Author: Madeline Ashby
Amy Peterson is hungry. She’s been on a diet for as long as she can remember. Her parents want her to grow more human like. Even though it seems as if she is a normal kid, Amy Peterson is no ordinary kid. She is a von Neuman self replicating humanoid robot with a humanoid mother and a human father. Strange enough for you? Written by Madeline Ashby, it all seem so mundane when, in fact, it is really cool and out there weird.
At the book’s beginning, Amy’s life is typical. She gets up, has breakfast, goes to school, comes home and plays video games. Unexpectedly one day, Amy’s grandmother, Portia, arrives at her school kindergarten play and attacks her mother then kills one of her classmates. vNs are programmed with a Fail Safe-a mechanism that causes a robot to malfunction when a human is harmed. It is a built-in empathy button designed to have robots unconditionally love humans no matter what they do. But in Amy’s case, her Fail Safe never kicks in. So she eats her grandmother, and all turns to chaos.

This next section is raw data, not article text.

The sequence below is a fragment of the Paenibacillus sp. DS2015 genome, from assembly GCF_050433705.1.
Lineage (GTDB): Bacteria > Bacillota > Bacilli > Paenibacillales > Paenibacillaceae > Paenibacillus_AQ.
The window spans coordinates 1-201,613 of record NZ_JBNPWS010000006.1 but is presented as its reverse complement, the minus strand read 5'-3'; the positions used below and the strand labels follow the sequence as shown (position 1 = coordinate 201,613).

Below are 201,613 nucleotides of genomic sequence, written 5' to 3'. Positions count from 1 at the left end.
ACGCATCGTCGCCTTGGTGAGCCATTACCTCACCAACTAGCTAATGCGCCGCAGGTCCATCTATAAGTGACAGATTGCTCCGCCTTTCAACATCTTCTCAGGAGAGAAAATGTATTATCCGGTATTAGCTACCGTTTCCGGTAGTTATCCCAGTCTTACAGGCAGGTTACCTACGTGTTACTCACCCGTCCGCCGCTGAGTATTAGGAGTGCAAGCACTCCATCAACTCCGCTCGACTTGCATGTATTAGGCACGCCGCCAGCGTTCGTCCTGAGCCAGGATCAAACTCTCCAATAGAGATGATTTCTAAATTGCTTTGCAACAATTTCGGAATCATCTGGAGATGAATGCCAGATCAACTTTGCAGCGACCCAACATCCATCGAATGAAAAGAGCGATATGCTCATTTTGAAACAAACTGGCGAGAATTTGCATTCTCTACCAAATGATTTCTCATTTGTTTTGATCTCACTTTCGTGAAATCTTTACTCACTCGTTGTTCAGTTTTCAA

Once captured and incarcerated, Amy finds out that she’s to be eliminated—her fail safe has malfunctioned. She’s dangerous. But she’s not alone. With Javier, her synthetic fugitive cellmate then rescuer, she breaks out of jail and lives life on the lam. Now with Portia in her head, Amy must dodge bounty hunters, hoping to rescue her jailed parents and take them to the legendary humanoid sanctuary, Mecha. Told from Amy’s perspective, we get the unique sense of life from a humanoid’s perspective. Ashby’s book is snappy, funny and original with a robot that is way more misbehaving that anything Philip Dick or Isaac Asimov could have created.
Available at Amazon.com in print from $6.24; also available in Kindle format.